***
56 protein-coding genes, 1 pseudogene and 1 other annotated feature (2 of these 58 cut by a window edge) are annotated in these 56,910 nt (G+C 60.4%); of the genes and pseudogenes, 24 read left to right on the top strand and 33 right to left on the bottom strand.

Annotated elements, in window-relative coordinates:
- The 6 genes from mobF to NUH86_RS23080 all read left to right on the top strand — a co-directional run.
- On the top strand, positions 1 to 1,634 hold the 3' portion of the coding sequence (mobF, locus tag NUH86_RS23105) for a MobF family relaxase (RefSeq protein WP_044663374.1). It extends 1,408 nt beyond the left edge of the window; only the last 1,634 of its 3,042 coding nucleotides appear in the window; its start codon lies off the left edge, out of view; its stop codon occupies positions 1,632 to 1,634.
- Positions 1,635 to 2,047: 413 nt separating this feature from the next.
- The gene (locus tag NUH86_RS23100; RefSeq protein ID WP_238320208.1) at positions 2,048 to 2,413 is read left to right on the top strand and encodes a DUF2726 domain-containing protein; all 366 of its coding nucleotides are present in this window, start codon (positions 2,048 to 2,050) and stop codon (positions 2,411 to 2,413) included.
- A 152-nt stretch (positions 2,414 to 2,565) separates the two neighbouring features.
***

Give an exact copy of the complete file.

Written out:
56 protein-coding genes, 1 pseudogene and 1 other annotated feature (2 of these 58 cut by a window edge) are annotated in these 56,910 nt (G+C 60.4%); of the genes and pseudogenes, 24 read left to right on the top strand and 33 right to left on the bottom strand.

Annotated elements, in window-relative coordinates:
- The 6 genes from mobF to NUH86_RS23080 all read left to right on the top strand — a co-directional run.
- On the top strand, positions 1 to 1,634 hold the 3' portion of the coding sequence (mobF, locus tag NUH86_RS23105) for a MobF family relaxase (RefSeq protein WP_044663374.1). It extends 1,408 nt beyond the left edge of the window; only the last 1,634 of its 3,042 coding nucleotides appear in the window; its start codon lies off the left edge, out of view; its stop codon occupies positions 1,632 to 1,634.
- Positions 1,635 to 2,047: 413 nt separating this feature from the next.
- The gene (locus tag NUH86_RS23100; RefSeq protein ID WP_238320208.1) at positions 2,048 to 2,413 is read left to right on the top strand and encodes a DUF2726 domain-containing protein; all 366 of its coding nucleotides are present in this window, start codon (positions 2,048 to 2,050) and stop codon (positions 2,411 to 2,413) included.
- A 152-nt stretch (positions 2,414 to 2,565) separates the two neighbouring features.